The concert was OK. I thought Alexis Korner was OK but nothing outstanding. Roy Harper did a good set. The Battered Ornaments lacked Pete Brown. Barking College. King Crimson did a great 20th Century Schizoid Man and a good set. Family were fabulous. But everyone was there for the Stones!

It was a strange one. Brian Jones had been kicked out of the band and replaced by Mick Taylor. Then Brian had been found dead in his swimming pool. There have been all sorts of conspiracy theories going round about that one!

The Stones came on and loads of butterflies were released from cardboard boxes. They seemed reluctant to go and the boxes were shaken and banged. A few fluttered up but it was hardly the spectacle hoped for. Most of them seemed dead.

The band came on and looked a bit nervous with Mick in his white frock. They started off with Mick reading a Shelley poem in memory of Brian and then they kicked in. They sounded a bit ragged to me and the texture was not great. It all sounded a bit thin. I liked Mick’s guitar and really like Honky Tonk Women. I also thought the African drummer was looking and sounding the part.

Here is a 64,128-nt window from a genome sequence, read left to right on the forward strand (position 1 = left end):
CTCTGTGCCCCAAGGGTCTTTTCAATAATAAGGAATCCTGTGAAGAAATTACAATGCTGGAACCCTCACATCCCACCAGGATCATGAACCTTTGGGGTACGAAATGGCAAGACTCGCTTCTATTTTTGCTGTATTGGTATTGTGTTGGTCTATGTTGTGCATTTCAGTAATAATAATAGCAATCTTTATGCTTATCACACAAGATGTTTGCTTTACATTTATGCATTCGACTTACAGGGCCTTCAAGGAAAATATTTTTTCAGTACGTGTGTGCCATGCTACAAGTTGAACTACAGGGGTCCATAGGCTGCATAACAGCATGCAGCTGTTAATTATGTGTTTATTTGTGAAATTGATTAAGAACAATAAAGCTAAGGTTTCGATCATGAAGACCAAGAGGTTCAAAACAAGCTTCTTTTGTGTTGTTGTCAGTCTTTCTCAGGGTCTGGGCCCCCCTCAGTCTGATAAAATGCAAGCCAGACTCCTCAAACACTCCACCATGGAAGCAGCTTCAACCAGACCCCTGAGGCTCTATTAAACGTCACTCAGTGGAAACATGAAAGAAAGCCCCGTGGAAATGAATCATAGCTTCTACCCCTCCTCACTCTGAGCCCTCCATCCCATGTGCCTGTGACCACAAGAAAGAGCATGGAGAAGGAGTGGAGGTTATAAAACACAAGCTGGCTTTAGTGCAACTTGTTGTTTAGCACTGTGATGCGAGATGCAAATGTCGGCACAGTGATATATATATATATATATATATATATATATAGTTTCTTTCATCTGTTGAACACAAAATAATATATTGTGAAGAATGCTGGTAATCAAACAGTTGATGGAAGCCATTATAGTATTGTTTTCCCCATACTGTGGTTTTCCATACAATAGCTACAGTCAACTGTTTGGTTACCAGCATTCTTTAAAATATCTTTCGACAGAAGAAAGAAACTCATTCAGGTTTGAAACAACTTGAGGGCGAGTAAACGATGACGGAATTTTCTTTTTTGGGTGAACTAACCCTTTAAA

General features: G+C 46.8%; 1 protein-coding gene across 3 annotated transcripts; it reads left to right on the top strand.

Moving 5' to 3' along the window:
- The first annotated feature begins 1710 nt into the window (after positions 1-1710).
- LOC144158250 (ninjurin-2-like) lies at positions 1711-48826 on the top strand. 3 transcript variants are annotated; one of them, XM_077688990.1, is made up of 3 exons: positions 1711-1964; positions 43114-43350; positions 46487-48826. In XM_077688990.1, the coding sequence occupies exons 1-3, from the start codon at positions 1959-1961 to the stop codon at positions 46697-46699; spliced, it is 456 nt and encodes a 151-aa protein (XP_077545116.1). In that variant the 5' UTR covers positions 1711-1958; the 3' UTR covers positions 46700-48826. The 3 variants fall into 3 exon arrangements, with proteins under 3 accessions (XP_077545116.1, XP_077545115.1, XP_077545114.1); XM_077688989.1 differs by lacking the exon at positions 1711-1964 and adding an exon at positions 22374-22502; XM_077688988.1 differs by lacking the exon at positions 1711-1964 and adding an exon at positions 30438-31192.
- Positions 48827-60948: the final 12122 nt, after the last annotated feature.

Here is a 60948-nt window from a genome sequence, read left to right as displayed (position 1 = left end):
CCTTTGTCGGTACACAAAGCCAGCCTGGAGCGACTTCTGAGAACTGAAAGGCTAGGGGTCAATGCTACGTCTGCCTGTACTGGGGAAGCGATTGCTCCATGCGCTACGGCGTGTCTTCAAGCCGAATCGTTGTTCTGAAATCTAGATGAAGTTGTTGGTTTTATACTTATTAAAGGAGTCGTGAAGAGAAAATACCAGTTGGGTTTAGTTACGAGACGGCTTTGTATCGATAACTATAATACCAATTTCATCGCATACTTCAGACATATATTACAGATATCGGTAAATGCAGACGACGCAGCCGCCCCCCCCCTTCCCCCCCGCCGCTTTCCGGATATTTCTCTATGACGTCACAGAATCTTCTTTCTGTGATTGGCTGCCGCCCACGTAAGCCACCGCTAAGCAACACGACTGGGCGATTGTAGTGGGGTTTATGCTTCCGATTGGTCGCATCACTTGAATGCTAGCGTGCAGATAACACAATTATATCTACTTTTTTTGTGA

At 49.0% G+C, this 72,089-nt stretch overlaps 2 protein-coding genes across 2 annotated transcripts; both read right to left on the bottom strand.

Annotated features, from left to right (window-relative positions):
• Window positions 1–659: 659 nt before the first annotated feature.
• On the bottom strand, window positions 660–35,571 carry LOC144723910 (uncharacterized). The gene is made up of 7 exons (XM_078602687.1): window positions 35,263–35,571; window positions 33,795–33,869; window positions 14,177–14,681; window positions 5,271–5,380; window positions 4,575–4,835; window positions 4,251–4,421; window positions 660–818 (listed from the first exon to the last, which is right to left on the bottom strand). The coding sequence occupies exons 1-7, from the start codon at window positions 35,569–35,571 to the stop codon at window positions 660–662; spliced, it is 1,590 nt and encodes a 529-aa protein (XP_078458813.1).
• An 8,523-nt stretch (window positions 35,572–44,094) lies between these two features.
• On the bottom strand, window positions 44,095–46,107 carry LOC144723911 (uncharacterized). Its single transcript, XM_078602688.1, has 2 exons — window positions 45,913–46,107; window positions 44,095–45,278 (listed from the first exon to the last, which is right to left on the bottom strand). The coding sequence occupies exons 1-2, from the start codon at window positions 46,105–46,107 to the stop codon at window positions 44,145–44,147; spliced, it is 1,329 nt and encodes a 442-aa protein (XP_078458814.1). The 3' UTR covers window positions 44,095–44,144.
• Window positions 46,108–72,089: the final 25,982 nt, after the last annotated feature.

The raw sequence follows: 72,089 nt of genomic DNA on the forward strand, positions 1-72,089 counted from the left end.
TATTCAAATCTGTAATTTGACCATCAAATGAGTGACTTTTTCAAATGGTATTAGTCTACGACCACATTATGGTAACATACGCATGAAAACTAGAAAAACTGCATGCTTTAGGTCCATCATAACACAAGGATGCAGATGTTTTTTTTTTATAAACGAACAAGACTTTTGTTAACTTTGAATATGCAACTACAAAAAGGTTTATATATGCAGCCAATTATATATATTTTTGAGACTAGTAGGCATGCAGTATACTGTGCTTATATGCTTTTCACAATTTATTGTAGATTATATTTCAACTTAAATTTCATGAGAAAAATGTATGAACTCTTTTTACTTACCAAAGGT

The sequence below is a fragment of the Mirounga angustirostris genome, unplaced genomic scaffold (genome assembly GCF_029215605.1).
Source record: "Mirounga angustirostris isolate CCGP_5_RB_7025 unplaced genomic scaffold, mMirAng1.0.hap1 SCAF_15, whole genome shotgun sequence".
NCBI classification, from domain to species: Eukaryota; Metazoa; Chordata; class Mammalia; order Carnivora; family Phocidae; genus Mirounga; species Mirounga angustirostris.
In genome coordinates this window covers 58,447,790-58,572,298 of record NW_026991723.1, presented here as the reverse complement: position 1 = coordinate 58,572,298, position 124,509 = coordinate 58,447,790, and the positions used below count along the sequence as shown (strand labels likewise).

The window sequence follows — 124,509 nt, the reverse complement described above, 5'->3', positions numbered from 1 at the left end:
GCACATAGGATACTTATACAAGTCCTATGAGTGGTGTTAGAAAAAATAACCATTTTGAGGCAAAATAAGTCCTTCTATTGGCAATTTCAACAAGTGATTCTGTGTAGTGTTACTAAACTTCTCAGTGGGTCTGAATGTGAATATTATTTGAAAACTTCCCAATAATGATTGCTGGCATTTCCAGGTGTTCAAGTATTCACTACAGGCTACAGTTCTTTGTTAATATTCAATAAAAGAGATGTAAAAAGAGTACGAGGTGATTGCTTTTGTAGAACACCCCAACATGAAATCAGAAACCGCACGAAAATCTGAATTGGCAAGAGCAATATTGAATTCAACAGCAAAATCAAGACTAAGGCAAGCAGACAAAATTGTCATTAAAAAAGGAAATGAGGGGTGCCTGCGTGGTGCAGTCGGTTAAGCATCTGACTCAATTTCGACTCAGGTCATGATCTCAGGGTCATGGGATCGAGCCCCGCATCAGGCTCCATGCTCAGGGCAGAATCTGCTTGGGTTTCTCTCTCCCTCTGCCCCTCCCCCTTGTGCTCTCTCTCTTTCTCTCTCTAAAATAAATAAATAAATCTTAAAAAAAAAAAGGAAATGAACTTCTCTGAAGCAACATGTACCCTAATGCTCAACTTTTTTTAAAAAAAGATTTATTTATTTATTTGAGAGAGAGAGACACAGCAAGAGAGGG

All told it was a bit disappointing though I’ve heard the soundtrack and that sounded OK. Perhaps it was that the equipment back then was rarely adequate for a big outdoor event. Or perhaps it was that the Stones were under rehearsed and hadn’t quite gelled together yet. Or were they just nervous and defensive following what had happened to Brian. Whatever – it was a start! Their time with Mick Taylor was arguably the best and most creative of their whole career.

Every time the film comes on the telly I look for us. I can see where we were but I can’t find us. It would be quite a shock to see us at that time in all our glory. I was so full of life, optimism and energy. I’d love to go back for a day or two just to feel what it was like to be so naïve and happy.

At the end of the gig we were all told that anyone who picked up two bags of litter would get a free Honky Tonk Women single. Liz and I picked up two bags of said litter and duly presented it to the caravan. A grumpy guy told us there were no more singles. I protested and he went off and got me one from somewhere.

I still have it!